Educate our First Responders • Youth • Faith-Based/Social Organizations • Victim Advocacy
Educate Our First Responders
We believe in the people who work in our social systems. Our goal is to partner with them to make them aware of the trafficking issue in West Michigan and empower them to engage victims. We define ‘first responder’ broadly enough to encompass these groups:
- Law Enforcement: Police and security
- Educators: K-12 teachers who see students every day
- Social Workers/Advocates
- Judicial System: Judges, probation officers, and juvenile corrections
While educating youth promotes their safety, our faith in them extends beyond their ability to stay safe. We believe that educating and empowering youth is key to ending the trafficking of people. Middle school and high school, students are a powerful group! Our hope is to empower, but to activate them to engage this social injustice. We do this by targeting the following groups:
- At-risk youth: Facilitating groups that empower children already in social systems (CMH, DHS, and Juvenile Justice)
- K-12 students: Engaging students where they are by making age-appropriate presentations and allowing them to use their imaginations to solve this issue.
- Youth Leaders: Empowering these leaders to educate their peer community, offering the next generation a chance to end slavery.
To end trafficking, we need to end the demand for victims. By reaching out to the community through awareness presentations and partnerships with organizations and business, we confront the demand and empower citizens to end slavery in their neighborhoods. We’re inviting these groups to engage with The Manasseh Project:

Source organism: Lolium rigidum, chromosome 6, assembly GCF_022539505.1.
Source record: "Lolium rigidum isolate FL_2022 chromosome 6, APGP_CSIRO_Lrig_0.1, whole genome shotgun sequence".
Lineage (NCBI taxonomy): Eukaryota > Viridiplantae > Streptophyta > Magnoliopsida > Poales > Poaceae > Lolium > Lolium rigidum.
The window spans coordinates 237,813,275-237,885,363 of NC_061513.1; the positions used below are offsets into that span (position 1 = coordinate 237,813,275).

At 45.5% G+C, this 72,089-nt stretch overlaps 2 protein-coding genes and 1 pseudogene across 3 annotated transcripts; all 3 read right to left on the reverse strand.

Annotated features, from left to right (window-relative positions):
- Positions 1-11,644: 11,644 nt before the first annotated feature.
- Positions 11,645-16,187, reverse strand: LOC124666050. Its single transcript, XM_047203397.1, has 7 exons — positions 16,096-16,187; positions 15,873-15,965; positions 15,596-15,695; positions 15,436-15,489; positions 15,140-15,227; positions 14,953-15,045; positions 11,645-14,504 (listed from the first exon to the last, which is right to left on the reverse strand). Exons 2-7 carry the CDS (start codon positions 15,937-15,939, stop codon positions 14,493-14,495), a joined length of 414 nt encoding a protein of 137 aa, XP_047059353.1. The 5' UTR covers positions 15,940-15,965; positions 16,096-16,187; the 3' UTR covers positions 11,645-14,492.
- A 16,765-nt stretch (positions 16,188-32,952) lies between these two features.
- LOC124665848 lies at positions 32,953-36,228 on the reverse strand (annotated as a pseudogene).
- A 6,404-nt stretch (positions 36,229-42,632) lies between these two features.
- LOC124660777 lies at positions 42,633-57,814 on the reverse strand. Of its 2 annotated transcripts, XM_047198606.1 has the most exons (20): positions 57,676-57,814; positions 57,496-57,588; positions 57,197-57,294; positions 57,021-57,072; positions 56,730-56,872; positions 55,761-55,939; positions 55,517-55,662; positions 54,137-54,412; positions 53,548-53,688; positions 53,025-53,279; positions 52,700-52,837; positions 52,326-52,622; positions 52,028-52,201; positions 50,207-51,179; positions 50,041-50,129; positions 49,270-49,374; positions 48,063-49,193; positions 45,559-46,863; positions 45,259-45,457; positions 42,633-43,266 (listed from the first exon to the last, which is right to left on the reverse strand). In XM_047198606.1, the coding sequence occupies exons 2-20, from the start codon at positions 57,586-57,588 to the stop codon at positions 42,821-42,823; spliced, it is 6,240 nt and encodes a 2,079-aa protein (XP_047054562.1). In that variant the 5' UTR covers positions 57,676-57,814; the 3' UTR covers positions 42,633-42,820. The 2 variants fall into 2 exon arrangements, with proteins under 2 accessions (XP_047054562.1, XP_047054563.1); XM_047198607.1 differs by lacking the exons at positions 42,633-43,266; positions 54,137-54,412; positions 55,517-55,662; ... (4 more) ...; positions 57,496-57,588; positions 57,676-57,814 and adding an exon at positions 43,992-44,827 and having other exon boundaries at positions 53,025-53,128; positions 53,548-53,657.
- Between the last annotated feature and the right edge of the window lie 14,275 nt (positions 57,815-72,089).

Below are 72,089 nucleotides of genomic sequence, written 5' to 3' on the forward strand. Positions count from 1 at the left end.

- Faith-based Communities: Churches and religious organizations
- Social Organizations: Rotary Club, Mentoring Groups, Greek Societies, etc.
- Businesses: Local enterprizes and financial organizations.
Wedgwood Christian Services has been caring for victims of trafficking for years. However, our goal is to move into specialty shelter care, allowing victims to heal together while being supported by our community. Victim advocacy, however, extends beyond shelter care. The process of leaving a life in traffic is complex and painful. The Manasseh Project will address the spectrum of healing in the following ways:
- Drop-in Centers and Community Partners: Our goal is to develop positive relationships with children in the community and with victims of trafficking. When a victim is able to leave her situation, we want to be there as a safe haven. These spaces will be in communities empowered to mentor children and identify victims.
- Shelter Care: Wedgwood Christian Services is developing specialized shelter care for victims.
- Outpatient Counseling: The process of healing for a victim of trafficking takes years. Wedgwood is committed to providing a continuum of care for survivors through outpatient counseling and groups.